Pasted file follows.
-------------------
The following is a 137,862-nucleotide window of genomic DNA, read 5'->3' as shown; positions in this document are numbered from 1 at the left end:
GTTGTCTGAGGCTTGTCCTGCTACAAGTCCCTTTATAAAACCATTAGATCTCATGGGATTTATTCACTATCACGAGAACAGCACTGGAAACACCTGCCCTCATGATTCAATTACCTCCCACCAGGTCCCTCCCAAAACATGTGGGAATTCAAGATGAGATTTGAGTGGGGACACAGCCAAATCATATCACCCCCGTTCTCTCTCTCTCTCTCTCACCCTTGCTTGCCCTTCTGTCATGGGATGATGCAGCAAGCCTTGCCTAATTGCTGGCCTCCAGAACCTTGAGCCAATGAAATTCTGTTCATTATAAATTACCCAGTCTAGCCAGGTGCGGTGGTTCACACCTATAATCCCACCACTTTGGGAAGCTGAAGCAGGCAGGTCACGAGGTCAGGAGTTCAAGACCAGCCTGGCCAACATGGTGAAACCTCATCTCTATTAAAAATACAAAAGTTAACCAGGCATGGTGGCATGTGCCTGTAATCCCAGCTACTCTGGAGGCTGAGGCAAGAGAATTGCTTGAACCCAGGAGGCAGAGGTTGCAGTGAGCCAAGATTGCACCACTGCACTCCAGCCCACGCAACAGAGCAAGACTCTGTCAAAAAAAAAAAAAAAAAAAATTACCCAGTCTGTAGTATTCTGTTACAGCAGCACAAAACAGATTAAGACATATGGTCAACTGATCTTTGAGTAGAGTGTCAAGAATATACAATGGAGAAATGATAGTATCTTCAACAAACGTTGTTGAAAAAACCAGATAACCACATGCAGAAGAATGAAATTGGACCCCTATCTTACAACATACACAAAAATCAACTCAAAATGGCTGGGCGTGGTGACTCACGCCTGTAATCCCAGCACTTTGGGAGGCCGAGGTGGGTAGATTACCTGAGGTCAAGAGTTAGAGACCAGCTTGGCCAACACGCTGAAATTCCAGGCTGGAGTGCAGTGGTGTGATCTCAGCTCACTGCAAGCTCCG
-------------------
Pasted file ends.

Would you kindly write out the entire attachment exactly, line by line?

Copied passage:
The following is a 137,862-nucleotide window of genomic DNA, read 5'->3' as shown; positions in this document are numbered from 1 at the left end:
GTTGTCTGAGGCTTGTCCTGCTACAAGTCCCTTTATAAAACCATTAGATCTCATGGGATTTATTCACTATCACGAGAACAGCACTGGAAACACCTGCCCTCATGATTCAATTACCTCCCACCAGGTCCCTCCCAAAACATGTGGGAATTCAAGATGAGATTTGAGTGGGGACACAGCCAAATCATATCACCCCCGTTCTCTCTCTCTCTCTCTCACCCTTGCTTGCCCTTCTGTCATGGGATGATGCAGCAAGCCTTGCCTAATTGCTGGCCTCCAGAACCTTGAGCCAATGAAATTCTGTTCATTATAAATTACCCAGTCTAGCCAGGTGCGGTGGTTCACACCTATAATCCCACCACTTTGGGAAGCTGAAGCAGGCAGGTCACGAGGTCAGGAGTTCAAGACCAGCCTGGCCAACATGGTGAAACCTCATCTCTATTAAAAATACAAAAGTTAACCAGGCATGGTGGCATGTGCCTGTAATCCCAGCTACTCTGGAGGCTGAGGCAAGAGAATTGCTTGAACCCAGGAGGCAGAGGTTGCAGTGAGCCAAGATTGCACCACTGCACTCCAGCCCACGCAACAGAGCAAGACTCTGTCAAAAAAAAAAAAAAAAAAAATTACCCAGTCTGTAGTATTCTGTTACAGCAGCACAAAACAGATTAAGACATATGGTCAACTGATCTTTGAGTAGAGTGTCAAGAATATACAATGGAGAAATGATAGTATCTTCAACAAACGTTGTTGAAAAAACCAGATAACCACATGCAGAAGAATGAAATTGGACCCCTATCTTACAACATACACAAAAATCAACTCAAAATGGCTGGGCGTGGTGACTCACGCCTGTAATCCCAGCACTTTGGGAGGCCGAGGTGGGTAGATTACCTGAGGTCAAGAGTTAGAGACCAGCTTGGCCAACACGCTGAAATTCCAGGCTGGAGTGCAGTGGTGTGATCTCAGCTCACTGCAAGCTCCG